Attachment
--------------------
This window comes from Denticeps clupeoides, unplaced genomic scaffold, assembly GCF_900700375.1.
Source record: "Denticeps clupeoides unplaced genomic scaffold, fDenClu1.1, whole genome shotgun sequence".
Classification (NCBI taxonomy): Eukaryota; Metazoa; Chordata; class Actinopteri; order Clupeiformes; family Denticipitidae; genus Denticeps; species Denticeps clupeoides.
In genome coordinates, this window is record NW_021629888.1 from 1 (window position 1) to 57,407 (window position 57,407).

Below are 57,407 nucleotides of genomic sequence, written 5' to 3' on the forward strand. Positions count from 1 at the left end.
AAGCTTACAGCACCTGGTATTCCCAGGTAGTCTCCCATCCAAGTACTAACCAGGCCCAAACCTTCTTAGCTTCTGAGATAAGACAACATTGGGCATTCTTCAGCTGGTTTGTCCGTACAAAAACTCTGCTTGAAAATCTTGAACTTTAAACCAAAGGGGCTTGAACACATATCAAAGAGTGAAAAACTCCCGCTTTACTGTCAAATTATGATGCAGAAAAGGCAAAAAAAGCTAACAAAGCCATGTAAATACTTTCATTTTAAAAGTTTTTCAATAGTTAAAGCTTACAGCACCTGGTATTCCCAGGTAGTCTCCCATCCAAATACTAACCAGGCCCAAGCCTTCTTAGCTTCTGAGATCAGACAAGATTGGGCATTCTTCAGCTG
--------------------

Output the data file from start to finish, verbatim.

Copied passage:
This window comes from Denticeps clupeoides, unplaced genomic scaffold, assembly GCF_900700375.1.
Source record: "Denticeps clupeoides unplaced genomic scaffold, fDenClu1.1, whole genome shotgun sequence".
Classification (NCBI taxonomy): Eukaryota; Metazoa; Chordata; class Actinopteri; order Clupeiformes; family Denticipitidae; genus Denticeps; species Denticeps clupeoides.
In genome coordinates, this window is record NW_021629888.1 from 1 (window position 1) to 57,407 (window position 57,407).

Below are 57,407 nucleotides of genomic sequence, written 5' to 3' on the forward strand. Positions count from 1 at the left end.
AAGCTTACAGCACCTGGTATTCCCAGGTAGTCTCCCATCCAAGTACTAACCAGGCCCAAACCTTCTTAGCTTCTGAGATAAGACAACATTGGGCATTCTTCAGCTGGTTTGTCCGTACAAAAACTCTGCTTGAAAATCTTGAACTTTAAACCAAAGGGGCTTGAACACATATCAAAGAGTGAAAAACTCCCGCTTTACTGTCAAATTATGATGCAGAAAAGGCAAAAAAAGCTAACAAAGCCATGTAAATACTTTCATTTTAAAAGTTTTTCAATAGTTAAAGCTTACAGCACCTGGTATTCCCAGGTAGTCTCCCATCCAAATACTAACCAGGCCCAAGCCTTCTTAGCTTCTGAGATCAGACAAGATTGGGCATTCTTCAGCTG